By: Steve Pulaski
There was a reason that when Jordan Peele was announced as the new host/presenter of the reboot of The Twilight Zone there was no collective surprise amongst even the most opinionated horror fans. That's because, by and large, people were confident in Peele's ability to routinely write and collaborate on a variety of thrilling shorts with big social statements and humanity. Even though Peele was comparably inexperienced, having only directed one, albeit very great, film, there was praise and adulation en masse for the 40-year-old funnyman-turned-filmmaker, deservedly so. With The Twilight Zone set to premiere next month, that left his sophomore effort Us as a potential cog in the wheel. If it was great, bring on the series and let's have fun dissecting many episodes. If it was not, well, we were quick to jump the gun, weren't we?
I'm proud to be the bearer of good news: Jordan Peele's Us is an intriguing, contemplative, and often terrifying film from a man who has just catapulted himself near the top of new directors to monitor (not just watch). While there is ample evidence of a filmmaker a bit overwhelmed with being anointed the lofty responsibility of making compelling thrillers with big statements, Ussuggests we look outward far more than we look inward when it comes to confronting demons in the world. Good vibrations be damned; this is serious stuff, and frays aside, this is can't-miss, crafty stuff. The kind of picture that prompts a great discussion afterwards, even if you see it alone.
The plot: the less you know about Us going into it, the better, and I'll do my best to keep things pithy. The film revolves around a family, led by Adelaide (Lupita Nyong'o) and her husband Gabe (Winston Duke), and their young children, Zora (Shahadi Wright Joseph) and Jason (Evan Alex). After a harrowing opening sequence, we see the family head to their vacation home in Santa Cruz. We can tell Adelaide is the attentive one of the family, while Gabe specializes in "dad jokes" and the children are their typical, rambunctious selves. Zora likes to spend time on her phone, while Jason doesn't speak much, disguising himself in a Chewbacca mask while amusing himself with a lighter. As a young girl, Adelaide went through a traumatic experience in a house of mirrors, where she saw someone who looked identical to her, and although she has ostensibly put that experience behind her, one evening, she notices a family on her driveway that looks identical to her own. The family looks and moves almost identically to hers; only their voices are noticeably different. What we then see is a family combating these unknown forces that have intruded on their simple domesticity, whether by blunt force, cooperation, or the difficult process of understanding their true motivations.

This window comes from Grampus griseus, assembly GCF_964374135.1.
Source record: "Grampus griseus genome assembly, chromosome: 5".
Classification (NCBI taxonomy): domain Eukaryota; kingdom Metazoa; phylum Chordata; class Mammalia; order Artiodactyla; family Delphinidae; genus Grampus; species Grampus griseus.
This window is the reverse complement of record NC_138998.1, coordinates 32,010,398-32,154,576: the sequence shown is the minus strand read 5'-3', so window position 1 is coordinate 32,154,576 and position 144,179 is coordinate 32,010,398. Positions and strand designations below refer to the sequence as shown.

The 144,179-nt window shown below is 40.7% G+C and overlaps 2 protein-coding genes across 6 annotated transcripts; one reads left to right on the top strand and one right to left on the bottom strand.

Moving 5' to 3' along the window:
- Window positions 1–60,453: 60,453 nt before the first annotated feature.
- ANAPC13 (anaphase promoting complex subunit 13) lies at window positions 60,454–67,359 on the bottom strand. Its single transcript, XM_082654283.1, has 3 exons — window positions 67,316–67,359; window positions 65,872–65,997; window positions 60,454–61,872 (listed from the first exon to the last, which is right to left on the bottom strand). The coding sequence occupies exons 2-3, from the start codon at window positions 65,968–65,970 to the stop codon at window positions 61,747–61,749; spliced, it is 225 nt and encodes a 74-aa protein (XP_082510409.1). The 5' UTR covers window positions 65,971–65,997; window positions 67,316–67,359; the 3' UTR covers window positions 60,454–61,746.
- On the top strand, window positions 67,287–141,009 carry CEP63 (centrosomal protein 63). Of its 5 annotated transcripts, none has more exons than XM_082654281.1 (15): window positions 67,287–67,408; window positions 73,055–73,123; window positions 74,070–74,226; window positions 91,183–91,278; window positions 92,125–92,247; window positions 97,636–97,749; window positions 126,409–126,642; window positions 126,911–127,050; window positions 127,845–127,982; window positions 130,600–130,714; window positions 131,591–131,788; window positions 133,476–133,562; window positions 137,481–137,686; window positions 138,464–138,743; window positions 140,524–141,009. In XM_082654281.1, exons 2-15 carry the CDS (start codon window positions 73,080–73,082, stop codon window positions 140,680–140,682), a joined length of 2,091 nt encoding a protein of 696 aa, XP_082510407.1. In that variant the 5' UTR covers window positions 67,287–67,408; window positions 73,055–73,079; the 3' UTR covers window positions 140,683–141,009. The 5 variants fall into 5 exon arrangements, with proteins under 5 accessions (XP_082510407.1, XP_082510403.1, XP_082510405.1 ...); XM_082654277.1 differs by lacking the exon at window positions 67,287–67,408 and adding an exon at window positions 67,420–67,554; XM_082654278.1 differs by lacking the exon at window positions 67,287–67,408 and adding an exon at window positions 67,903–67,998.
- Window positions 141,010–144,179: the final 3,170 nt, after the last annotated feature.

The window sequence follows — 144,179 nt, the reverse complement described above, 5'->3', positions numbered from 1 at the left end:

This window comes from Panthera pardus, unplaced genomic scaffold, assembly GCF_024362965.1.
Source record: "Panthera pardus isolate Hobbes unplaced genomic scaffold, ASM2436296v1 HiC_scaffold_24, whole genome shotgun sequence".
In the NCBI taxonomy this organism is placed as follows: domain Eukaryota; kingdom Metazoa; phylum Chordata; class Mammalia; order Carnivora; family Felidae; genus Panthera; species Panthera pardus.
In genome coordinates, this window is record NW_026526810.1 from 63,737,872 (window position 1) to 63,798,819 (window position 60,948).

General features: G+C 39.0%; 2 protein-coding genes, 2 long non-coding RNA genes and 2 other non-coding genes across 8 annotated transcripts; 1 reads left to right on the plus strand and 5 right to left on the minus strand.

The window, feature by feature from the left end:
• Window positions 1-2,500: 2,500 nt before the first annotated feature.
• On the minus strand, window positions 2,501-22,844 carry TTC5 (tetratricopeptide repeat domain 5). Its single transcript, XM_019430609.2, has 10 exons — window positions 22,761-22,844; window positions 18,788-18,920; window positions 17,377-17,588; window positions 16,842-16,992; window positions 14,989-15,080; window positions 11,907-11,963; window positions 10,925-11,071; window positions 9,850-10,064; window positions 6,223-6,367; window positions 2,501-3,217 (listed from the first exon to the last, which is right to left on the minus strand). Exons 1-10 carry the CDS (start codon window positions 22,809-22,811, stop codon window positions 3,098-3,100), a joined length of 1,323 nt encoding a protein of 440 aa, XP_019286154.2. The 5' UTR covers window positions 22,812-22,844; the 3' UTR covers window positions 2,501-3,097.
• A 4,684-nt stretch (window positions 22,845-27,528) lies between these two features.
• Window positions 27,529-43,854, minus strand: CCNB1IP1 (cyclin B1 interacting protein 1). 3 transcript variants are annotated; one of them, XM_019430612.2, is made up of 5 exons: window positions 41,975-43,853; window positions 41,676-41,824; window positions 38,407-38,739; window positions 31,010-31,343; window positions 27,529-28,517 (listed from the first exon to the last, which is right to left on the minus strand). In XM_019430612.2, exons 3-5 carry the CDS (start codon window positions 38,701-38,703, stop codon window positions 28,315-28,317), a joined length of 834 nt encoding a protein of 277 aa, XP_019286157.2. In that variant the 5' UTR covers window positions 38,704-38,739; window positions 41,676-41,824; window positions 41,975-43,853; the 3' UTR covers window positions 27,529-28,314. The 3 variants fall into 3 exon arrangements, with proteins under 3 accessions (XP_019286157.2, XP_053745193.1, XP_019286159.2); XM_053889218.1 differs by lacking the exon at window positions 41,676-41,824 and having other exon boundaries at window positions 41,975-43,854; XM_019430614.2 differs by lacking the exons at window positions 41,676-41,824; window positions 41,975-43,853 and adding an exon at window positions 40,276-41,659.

I'll always embrace a horror film that's both wickedly original and deeply thematic, even if I make no quibbles insofar that I don't fully understand the broad-reaching implications of the entire project, and Us is the whole package in that regard. From the opening moments, Us finds a way to grab you, roping you in slowly but surely when it comes to its tricky story, that encourages you to think and process its meticulous movements as it goes on. In terms of performances, Nyong'o and Duke anchor a film where the premise around them could easily swallow them whole. Whether we're watching her breathlessly try to bring her family to safety or observe her doppelgänger explain her motivations in a croaky, unsettling voice, Nyong'o, in particular, unnervingly invests us emotionally. There's something truly remarkable about how she can reel us in, regardless of whether or not she's playing the protagonist or antagonist.